First Test

West Indies v India

At Georgetown, April 11, 12, 13, 14, 15. Drawn. Toss: West Indies. Test debut: A. Sanford.

Bourda's Test followed a familiar pattern. An easy-paced pitch produced high scores, before rain, always a threat here, washed away the last day and a half. At least the sizeable Guyanese crowds had the satisfaction of witnessing a partnership of 293 between two local heroes, Hooper and Chanderpaul, who both compiled their highest scores in Tests - and helped West Indies reach 500 for only the second time in 39 Tests stretching back over four years. Then India were made to fight to avoid the follow-on. They had seven down before Dravid, defying a blow from Dillon that left him with a swollen jaw, saw them to safety, adding 120 with Sarandeep Singh. The pair were still together when the weather intervened.

West Indies had an uncertain start. They were 44 for three, all to Srinath, when Lara, who had played no competitive cricket since fracturing his left elbow in Sri Lanka four months earlier, was given out for nought by umpire Harper, caught behind by Dasgupta when even the bowler didn't seem convinced that he had touched the ball.

Hooper might have been caught by the diving Dasgupta off the very next delivery, and edged between first and second slip when ten. Once settled, however, he batted with increasing authority. He had made 222 and 149 not out for Guyana in the knockout stages of the Busta Shield and here he put on 113 for the fourth wicket with Sarwan, another Guyanese, until Sarwan drove loosely to mid-off. That brought in Chanderpaul. He and Hooper batted together for six hours and 11 minutes, adding 293, three runs short of West Indies' all-wicket record against India. Chanderpaul had hit 23 fours when he fell, shortly before tea on the second day. In the next over, Hooper converted his first Test hundred on his home ground into his maiden double-century at this level. He had advanced to 233, hitting three sixes and 29 fours, in 635 minutes and 402 balls, when he finally top-edged Kumble to long leg.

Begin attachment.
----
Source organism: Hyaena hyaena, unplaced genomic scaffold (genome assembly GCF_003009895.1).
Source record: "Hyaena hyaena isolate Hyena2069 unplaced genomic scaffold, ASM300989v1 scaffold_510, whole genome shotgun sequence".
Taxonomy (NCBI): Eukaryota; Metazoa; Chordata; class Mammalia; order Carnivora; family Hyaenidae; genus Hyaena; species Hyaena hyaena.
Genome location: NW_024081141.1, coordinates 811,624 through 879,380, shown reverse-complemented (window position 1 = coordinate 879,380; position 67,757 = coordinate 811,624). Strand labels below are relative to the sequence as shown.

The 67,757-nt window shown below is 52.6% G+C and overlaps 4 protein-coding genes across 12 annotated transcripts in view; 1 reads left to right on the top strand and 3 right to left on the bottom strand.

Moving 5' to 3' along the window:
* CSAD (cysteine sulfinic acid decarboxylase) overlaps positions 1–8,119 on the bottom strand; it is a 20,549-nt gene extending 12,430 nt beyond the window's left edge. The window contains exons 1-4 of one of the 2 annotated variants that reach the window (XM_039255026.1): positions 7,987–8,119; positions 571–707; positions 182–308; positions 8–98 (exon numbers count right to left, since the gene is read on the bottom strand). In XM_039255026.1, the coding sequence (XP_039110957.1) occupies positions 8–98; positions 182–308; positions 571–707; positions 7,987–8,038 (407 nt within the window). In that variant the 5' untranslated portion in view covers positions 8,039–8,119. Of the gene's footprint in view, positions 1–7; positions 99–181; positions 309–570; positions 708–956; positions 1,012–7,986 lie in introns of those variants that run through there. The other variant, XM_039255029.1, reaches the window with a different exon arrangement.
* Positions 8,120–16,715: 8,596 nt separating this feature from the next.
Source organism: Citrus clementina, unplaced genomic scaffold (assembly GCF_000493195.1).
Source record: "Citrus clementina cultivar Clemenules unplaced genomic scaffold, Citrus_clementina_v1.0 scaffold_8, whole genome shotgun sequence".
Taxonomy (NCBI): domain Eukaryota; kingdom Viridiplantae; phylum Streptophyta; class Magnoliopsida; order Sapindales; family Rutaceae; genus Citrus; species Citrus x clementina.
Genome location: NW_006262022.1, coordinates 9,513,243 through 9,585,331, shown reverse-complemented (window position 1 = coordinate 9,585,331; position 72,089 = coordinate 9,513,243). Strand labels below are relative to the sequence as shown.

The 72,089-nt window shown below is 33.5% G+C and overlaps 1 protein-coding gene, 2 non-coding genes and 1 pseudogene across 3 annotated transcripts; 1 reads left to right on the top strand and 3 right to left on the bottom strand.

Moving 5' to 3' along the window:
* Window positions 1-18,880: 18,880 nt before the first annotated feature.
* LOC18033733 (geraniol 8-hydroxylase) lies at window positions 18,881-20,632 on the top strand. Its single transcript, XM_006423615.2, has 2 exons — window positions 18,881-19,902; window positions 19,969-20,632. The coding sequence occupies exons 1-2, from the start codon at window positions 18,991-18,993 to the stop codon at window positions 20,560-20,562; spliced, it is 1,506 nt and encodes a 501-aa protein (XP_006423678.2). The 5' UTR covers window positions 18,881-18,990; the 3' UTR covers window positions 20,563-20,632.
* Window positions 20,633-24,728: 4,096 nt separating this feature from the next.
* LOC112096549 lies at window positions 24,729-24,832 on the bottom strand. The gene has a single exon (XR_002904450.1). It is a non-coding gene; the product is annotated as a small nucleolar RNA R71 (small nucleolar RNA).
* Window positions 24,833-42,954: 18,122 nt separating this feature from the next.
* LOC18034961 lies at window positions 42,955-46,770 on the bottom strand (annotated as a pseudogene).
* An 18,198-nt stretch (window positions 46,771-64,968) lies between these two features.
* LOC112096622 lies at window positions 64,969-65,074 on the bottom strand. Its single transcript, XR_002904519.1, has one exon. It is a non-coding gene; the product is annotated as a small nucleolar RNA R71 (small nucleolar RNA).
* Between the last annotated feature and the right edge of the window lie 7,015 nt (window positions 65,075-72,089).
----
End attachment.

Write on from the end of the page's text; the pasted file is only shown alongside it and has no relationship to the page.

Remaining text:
India lost two early wickets, but Tendulkar was soon into his stride, seizing the initiative with boundaries in all directions. He struck 13 fours as he rushed to 71 from 95 balls. Then he was becalmed by Cuffy and Nagamootoo, who restricted him to eight runs off his next 41. Attempting to break free, he missed a pull off Nagamootoo and was lbw. Laxman made light of the setback, looking comfortable from the start as he dominated a stand of 119 with Dravid. But when Laxman was the first of three wickets to fall within five overs on the fourth morning, India were still 27 away from saving the follow-on. Shortly before, Dravid, on 59, had been struck on the grille of the helmet; he received on-field treatment, then resolutely continued to his tenth Test hundred. In all, he batted for seven and a quarter hours, during which he hit 23 fours, before the rains came. With Sarandeep, he saw to it that there were no further alarms.

Man of the Match: C. L. Hooper.

Close of play: First day, West Indies 270-4 (Hooper 108, Chanderpaul 57); Second day, West Indies 494-7 (Nagamootoo 9, Dillon 0); Third day, India 237-4 (Dravid 57, Laxman 46); Fourth day, India 395-7 (Dravid 144, Sarandeep Singh 39).

© John Wisden & Co